Extra-curricular activities – You will gain exposure to a range of contemporary artistic practice through the thriving creative student community in the School of Arts at Oxford Brookes. You will participate in the lectures and film screenings set up by the Fine Art Research (FAR) Group. These include visiting contemporary artists, critics, curators and notable alumni. Free life drawing classes extend your drawing skills and optional local, regional and international field trips provide further stimulus.
Theoretical framework – Your ability to articulate your own creative position is enabled through a critical engagement with a range of scholarship informed by diverse practices by nationally and internationally recognised artists, collectives and movements. An early theoretical module explores contemporary art discourse through seminars informed by selected readings and in a later module you develop a more intense involvement with theory related to your individual research interests.
Professional development – The programme enables you to identify a professional focus which is likely to inform your subsequent career trajectory. This might involve research preparation, a placement, a collaborative project or exhibition management/curatorial practice. With the guided experience in this module our graduates are better prepared for a successful career as a professional artist.
Careers and professional development
In addition to the support, teaching and development opportunities afforded by the curriculum, as a student you will be immersed in the active arts environment of the School. During your studies with us you will have access to the visiting speakers arranged for this and for other arts programmes, for the seminars and conferences in diverse fields, including publishing, film, music and digital production in the School. The field trips, visiting artists, PhD students and opportunities in the programme’s Professional Experience module offer a rich network of individuals and organisations that enable you to make useful contacts for your future career.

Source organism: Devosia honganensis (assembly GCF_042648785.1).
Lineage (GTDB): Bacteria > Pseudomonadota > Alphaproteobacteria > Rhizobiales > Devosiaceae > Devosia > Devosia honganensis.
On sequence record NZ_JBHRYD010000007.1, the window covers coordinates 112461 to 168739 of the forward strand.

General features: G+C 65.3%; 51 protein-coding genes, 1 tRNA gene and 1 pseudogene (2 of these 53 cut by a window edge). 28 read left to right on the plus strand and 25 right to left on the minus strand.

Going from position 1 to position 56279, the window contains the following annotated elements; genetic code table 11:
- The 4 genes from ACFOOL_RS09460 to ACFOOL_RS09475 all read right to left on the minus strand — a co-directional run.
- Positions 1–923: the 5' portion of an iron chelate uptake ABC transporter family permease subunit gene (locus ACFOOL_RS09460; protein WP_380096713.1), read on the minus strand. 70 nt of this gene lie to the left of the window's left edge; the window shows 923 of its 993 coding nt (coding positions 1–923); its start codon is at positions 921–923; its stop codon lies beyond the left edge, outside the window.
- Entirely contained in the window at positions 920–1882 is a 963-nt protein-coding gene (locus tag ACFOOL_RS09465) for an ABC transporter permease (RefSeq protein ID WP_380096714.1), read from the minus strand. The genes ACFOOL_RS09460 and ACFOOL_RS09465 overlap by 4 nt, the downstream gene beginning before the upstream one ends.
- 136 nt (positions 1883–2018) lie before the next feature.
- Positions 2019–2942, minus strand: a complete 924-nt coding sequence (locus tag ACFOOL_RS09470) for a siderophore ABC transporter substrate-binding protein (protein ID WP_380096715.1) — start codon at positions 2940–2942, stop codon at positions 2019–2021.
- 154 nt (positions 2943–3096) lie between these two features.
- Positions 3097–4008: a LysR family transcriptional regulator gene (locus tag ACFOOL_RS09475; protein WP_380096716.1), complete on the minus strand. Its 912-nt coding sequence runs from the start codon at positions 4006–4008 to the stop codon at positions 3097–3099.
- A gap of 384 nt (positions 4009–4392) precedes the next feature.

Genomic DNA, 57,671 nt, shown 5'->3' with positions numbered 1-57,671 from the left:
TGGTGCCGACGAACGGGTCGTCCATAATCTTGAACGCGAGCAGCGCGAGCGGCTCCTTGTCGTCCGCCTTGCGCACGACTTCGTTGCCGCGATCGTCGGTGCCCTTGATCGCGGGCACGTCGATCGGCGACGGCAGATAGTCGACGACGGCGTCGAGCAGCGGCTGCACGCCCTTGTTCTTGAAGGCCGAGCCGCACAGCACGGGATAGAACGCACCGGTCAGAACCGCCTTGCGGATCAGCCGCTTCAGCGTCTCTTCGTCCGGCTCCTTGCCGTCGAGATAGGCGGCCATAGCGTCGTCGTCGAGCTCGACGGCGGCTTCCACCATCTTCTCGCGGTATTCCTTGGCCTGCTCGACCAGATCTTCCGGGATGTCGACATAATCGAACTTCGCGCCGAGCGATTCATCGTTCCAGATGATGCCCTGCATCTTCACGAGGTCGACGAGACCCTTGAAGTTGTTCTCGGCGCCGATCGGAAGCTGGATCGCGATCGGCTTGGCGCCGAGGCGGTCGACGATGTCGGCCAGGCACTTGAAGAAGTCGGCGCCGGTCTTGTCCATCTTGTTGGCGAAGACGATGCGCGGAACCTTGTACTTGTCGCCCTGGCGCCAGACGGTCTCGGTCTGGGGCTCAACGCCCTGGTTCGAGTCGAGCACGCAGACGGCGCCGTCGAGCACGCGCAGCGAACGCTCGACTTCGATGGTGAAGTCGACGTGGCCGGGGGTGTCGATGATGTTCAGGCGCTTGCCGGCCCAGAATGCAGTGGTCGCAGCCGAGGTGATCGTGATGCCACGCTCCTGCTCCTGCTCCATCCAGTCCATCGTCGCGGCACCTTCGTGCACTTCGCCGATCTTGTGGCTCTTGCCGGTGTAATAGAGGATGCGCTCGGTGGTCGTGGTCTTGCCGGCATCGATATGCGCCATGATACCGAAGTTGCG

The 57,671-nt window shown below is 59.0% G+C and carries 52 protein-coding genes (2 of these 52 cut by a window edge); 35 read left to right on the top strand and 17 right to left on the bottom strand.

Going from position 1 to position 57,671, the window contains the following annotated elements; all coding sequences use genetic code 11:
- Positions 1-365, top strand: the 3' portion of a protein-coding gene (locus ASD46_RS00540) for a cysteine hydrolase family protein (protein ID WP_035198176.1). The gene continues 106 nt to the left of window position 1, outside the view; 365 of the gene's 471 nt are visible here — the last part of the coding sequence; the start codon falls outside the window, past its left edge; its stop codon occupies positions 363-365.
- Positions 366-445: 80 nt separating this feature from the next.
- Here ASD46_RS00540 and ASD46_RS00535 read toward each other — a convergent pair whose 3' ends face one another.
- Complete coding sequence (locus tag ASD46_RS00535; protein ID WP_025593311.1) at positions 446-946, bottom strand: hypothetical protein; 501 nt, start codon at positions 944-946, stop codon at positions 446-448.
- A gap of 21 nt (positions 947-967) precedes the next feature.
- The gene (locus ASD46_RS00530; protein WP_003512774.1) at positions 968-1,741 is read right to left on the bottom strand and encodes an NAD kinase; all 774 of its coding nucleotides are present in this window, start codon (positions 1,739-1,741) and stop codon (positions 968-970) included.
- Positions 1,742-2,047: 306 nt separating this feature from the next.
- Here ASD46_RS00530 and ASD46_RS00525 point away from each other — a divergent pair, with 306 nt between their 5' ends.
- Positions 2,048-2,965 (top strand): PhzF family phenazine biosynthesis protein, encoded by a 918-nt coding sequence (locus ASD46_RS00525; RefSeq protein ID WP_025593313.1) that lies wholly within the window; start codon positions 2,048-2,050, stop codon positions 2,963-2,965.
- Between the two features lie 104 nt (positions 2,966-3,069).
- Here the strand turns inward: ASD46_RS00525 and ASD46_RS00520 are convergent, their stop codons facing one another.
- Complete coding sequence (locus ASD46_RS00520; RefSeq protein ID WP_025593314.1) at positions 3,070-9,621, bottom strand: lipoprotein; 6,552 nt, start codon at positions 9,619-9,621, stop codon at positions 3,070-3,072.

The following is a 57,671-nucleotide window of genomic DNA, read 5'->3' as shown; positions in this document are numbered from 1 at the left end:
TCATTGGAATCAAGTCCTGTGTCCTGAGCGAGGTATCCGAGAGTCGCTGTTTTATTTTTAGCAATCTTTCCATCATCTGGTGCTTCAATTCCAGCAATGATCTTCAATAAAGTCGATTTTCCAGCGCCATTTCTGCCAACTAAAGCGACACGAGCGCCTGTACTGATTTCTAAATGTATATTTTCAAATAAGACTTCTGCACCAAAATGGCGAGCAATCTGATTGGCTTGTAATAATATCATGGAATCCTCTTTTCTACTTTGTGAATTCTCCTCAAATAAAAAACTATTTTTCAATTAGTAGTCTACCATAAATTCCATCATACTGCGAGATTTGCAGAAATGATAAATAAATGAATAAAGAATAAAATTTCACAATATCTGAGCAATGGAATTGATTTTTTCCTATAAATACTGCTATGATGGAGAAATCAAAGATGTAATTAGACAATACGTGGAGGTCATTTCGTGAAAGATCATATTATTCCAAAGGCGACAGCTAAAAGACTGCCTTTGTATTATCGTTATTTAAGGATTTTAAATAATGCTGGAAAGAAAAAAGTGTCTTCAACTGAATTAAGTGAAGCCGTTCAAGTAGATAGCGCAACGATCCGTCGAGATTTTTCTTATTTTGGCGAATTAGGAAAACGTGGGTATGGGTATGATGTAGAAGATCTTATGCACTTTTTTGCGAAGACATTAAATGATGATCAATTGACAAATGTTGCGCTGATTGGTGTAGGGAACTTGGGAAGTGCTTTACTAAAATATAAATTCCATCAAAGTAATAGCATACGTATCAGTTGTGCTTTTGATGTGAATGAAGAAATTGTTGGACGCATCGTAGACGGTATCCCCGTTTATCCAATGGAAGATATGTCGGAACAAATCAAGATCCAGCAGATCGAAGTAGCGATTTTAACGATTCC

Graduates from this programme will be well equipped to pursue their practice as independent artists who have a well-developed understanding of the theoretical and professional contexts of the current and contemporary landscape of the arts and creative industries.
This programme is delivered within the School of Arts, which offers a vibrant environment for the creative industries including film, photography, music and publishing. Through the modules, which address practice, theory and professional experience, students are provided with links to engage with employment and further study opportunities, either as independent practitioners, facilitators or participants within a range of group and collaborative practices and contexts.
Free language courses for students - the Open Module
Free language courses are available to full-time undergraduate and postgraduate students on many of our courses, and can be taken as a credit on some courses.
Please note that the free language courses are not available if you are: